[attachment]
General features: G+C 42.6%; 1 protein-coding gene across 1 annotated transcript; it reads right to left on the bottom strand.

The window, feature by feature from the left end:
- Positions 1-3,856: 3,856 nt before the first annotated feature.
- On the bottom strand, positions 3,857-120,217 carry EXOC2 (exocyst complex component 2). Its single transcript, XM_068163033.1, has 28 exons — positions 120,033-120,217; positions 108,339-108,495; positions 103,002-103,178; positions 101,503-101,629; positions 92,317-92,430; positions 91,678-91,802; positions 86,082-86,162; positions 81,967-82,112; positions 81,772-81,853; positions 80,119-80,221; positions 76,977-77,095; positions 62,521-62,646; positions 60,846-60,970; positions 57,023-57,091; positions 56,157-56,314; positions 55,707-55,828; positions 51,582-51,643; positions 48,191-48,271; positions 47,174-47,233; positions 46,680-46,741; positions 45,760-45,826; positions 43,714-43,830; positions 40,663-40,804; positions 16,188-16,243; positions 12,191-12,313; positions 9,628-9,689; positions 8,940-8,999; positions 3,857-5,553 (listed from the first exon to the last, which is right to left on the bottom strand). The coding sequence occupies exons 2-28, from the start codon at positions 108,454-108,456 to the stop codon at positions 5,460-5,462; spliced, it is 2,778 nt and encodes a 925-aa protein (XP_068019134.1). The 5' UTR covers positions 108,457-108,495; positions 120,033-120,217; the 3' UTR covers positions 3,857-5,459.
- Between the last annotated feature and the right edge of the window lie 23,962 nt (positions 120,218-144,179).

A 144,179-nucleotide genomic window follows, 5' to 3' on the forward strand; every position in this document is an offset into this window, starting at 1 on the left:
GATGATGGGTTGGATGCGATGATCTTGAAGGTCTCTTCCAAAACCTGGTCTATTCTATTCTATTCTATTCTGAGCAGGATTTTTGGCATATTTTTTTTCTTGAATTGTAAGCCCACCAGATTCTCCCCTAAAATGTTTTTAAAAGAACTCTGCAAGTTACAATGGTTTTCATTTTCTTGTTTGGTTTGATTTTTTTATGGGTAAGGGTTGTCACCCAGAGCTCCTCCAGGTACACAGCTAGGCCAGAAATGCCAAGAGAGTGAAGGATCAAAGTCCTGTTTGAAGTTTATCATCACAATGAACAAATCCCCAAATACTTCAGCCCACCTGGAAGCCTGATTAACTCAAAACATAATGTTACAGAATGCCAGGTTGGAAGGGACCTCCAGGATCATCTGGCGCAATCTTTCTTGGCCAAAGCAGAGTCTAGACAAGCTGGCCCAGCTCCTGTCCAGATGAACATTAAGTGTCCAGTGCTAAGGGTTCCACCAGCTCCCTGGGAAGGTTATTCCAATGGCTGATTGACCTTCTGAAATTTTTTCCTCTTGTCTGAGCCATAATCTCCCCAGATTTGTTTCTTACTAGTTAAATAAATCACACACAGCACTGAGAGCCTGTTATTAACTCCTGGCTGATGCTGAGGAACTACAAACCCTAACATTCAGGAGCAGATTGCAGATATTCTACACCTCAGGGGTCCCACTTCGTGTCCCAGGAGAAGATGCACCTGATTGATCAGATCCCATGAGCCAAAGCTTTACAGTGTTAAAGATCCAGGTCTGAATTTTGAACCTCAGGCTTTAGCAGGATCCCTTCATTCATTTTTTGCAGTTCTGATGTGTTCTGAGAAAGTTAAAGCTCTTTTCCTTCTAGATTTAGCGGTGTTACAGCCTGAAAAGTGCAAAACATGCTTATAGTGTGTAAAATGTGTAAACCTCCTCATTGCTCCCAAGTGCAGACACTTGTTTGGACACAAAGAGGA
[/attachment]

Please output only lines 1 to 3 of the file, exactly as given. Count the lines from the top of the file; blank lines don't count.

General features: G+C 42.6%; 1 protein-coding gene across 1 annotated transcript; it reads right to left on the bottom strand.

The window, feature by feature from the left end:
- Positions 1-3,856: 3,856 nt before the first annotated feature.